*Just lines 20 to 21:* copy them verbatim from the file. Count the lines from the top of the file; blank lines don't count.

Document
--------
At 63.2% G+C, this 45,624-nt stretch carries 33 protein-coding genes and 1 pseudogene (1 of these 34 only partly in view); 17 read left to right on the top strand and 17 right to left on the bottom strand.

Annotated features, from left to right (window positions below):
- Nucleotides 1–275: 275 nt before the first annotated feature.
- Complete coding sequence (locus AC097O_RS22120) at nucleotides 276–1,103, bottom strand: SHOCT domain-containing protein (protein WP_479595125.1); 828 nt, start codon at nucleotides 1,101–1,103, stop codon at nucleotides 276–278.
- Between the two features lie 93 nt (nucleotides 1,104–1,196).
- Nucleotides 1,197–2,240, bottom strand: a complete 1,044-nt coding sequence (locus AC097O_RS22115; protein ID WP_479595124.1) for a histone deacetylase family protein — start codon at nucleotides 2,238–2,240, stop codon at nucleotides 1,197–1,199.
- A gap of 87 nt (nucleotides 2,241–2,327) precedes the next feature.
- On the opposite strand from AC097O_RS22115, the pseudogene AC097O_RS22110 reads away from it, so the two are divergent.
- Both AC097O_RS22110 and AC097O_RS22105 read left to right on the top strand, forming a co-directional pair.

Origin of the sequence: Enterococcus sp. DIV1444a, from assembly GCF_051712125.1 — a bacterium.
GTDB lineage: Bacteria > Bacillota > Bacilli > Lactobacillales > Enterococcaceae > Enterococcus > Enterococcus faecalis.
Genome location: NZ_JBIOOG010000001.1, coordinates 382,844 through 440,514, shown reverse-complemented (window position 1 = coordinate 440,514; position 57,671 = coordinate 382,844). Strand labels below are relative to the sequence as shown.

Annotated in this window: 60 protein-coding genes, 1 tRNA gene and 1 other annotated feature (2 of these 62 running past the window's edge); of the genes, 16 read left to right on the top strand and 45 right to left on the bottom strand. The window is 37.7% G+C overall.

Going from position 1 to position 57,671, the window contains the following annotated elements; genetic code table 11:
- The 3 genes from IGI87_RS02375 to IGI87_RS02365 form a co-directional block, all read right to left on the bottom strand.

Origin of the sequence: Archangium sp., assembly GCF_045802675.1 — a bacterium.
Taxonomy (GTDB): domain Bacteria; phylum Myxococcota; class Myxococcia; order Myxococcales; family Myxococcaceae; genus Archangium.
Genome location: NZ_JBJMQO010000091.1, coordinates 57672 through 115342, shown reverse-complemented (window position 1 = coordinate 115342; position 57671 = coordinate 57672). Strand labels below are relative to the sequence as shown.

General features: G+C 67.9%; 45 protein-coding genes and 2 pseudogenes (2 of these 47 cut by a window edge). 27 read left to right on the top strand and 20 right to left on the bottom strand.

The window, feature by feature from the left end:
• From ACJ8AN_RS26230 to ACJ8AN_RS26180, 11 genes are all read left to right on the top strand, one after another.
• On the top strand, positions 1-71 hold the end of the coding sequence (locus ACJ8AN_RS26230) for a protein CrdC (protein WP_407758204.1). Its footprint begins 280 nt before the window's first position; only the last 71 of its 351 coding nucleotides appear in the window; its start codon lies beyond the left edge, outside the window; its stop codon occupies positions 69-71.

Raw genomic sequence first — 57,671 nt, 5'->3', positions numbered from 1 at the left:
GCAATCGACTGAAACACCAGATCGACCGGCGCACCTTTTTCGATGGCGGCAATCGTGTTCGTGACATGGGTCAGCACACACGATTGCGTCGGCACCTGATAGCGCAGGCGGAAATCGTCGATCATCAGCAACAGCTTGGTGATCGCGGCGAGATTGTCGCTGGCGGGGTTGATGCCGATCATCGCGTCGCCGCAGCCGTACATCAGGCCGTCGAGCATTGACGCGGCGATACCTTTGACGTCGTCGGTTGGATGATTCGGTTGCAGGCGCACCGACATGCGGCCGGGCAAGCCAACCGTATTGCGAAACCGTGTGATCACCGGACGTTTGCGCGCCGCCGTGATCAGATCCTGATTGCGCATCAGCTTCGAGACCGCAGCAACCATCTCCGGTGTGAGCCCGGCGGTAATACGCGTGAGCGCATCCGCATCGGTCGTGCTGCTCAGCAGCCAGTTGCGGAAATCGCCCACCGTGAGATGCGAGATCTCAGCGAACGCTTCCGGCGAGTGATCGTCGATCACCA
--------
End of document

The window, feature by feature from the left end:
• From ACJ8AN_RS26230 to ACJ8AN_RS26180, 11 genes are all read left to right on the top strand, one after another.